Wednesday, August 11, 2010

today in the wood shop

This morning, I have been applying finish to a variety of small cabinets as shown above. I am also going through photos, putting them in order for captioning and to serve as a guide for writing the text.

I have had a small article approved for Make Magazine, and will send off the contract today.

Teachers of writing underestimate the value of how-to writing for engaging their students in learning to write. The blank page is daunting. But those who have most often been chosen to teach writing are those who write easily, have an aptitude for it, and too little understanding of what it means to stare at a blank page with the clock ticking on results. It can be real hard to write when you're not confident about having something worth writing about and knowing what you do write will be subject to critique.

To have real things to write about is of immeasurable worth, and follows the early progressive education maxim, "move from the concrete to the abstract." If we were not such a nation of pedagogical idiots, our schools would be filled with making, instead of just listening to lectures and writing about abstract stuff. If kids were making, they would have something of interest to write about. School is enough to drive one either to abstraction, or to make the great escape from the school walls, toward the beauty of nature and the lure of real stuff.

On another subject, my daughter Lucy has begun teaching her classes in biology and chemistry at Nsawam, Ghana. She told me that in her first class, she organized her students into parts of molecules so they could act out the drama of existence as its most fundamental level. Earlier in the year, I had met a professor Aleicia McClain, Ph.D from Norfolk State University in Virginia on a flight from XNA. Dr. McClain uses the same technique in teaching organic chemistry at the university level. Great minds often arrive at the same point either through experience or desperation. The method involves embodied cognition. When our whole bodies are engaged in learning, we understand better and remember longer. But then if you've been paying attention to your own learning, you would have known this without me every having said a word. I suspect Lucy having arrived at this technique is the result of her having been a student at Clear Spring School.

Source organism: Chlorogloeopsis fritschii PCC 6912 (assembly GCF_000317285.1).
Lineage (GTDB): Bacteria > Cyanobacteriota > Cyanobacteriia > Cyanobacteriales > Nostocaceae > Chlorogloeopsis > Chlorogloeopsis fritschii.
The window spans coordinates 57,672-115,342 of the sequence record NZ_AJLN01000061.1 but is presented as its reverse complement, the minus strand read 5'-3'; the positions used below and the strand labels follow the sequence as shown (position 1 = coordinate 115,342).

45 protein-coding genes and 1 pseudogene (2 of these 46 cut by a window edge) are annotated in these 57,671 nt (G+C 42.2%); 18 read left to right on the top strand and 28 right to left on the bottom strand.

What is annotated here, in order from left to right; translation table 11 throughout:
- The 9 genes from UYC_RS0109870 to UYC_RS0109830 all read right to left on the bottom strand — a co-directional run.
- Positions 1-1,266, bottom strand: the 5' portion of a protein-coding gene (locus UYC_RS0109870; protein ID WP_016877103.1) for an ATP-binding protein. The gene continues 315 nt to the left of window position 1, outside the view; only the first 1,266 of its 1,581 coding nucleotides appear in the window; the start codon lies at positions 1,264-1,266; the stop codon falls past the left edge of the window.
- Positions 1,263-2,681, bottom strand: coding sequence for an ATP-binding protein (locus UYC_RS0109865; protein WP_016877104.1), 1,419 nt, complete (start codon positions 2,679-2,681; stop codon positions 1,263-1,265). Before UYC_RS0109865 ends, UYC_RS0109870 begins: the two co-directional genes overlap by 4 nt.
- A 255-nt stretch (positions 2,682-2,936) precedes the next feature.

1 comment:

Lisa Ginivisian said...

Doug, I really enjoyed reading your blog. I just embarked upon my own hands in learning blog as part of my grad studies. I agree that the whole-body learning method enhances understanding. I too am strongly imfluenced by the "handdoc"-Frank Wilson. I would appreciate any feedback you could provide on my blog. lisaginivisian.blogspot.com thanks